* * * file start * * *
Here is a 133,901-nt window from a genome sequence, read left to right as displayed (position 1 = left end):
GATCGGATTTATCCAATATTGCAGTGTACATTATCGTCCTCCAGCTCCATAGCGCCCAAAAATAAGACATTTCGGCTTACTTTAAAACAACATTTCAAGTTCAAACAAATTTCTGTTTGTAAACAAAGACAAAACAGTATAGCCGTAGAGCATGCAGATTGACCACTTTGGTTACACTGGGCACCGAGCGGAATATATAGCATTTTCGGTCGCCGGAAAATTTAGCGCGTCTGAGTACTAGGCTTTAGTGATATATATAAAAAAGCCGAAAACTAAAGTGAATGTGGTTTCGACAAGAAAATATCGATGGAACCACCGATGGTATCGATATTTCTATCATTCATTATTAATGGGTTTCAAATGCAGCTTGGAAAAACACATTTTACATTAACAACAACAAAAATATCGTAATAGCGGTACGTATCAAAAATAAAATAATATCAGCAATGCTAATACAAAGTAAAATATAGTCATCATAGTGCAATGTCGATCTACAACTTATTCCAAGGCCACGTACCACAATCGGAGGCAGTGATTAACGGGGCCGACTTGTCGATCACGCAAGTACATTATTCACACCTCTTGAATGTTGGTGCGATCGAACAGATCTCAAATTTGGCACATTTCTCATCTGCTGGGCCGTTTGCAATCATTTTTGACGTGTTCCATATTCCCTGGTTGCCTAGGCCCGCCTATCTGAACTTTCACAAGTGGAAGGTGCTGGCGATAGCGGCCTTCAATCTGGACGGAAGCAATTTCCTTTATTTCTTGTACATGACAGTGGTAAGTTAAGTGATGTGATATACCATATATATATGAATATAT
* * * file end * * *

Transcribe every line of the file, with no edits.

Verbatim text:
Here is a 133,901-nt window from a genome sequence, read left to right as displayed (position 1 = left end):
GATCGGATTTATCCAATATTGCAGTGTACATTATCGTCCTCCAGCTCCATAGCGCCCAAAAATAAGACATTTCGGCTTACTTTAAAACAACATTTCAAGTTCAAACAAATTTCTGTTTGTAAACAAAGACAAAACAGTATAGCCGTAGAGCATGCAGATTGACCACTTTGGTTACACTGGGCACCGAGCGGAATATATAGCATTTTCGGTCGCCGGAAAATTTAGCGCGTCTGAGTACTAGGCTTTAGTGATATATATAAAAAAGCCGAAAACTAAAGTGAATGTGGTTTCGACAAGAAAATATCGATGGAACCACCGATGGTATCGATATTTCTATCATTCATTATTAATGGGTTTCAAATGCAGCTTGGAAAAACACATTTTACATTAACAACAACAAAAATATCGTAATAGCGGTACGTATCAAAAATAAAATAATATCAGCAATGCTAATACAAAGTAAAATATAGTCATCATAGTGCAATGTCGATCTACAACTTATTCCAAGGCCACGTACCACAATCGGAGGCAGTGATTAACGGGGCCGACTTGTCGATCACGCAAGTACATTATTCACACCTCTTGAATGTTGGTGCGATCGAACAGATCTCAAATTTGGCACATTTCTCATCTGCTGGGCCGTTTGCAATCATTTTTGACGTGTTCCATATTCCCTGGTTGCCTAGGCCCGCCTATCTGAACTTTCACAAGTGGAAGGTGCTGGCGATAGCGGCCTTCAATCTGGACGGAAGCAATTTCCTTTATTTCTTGTACATGACAGTGGTAAGTTAAGTGATGTGATATACCATATATATATGAATATAT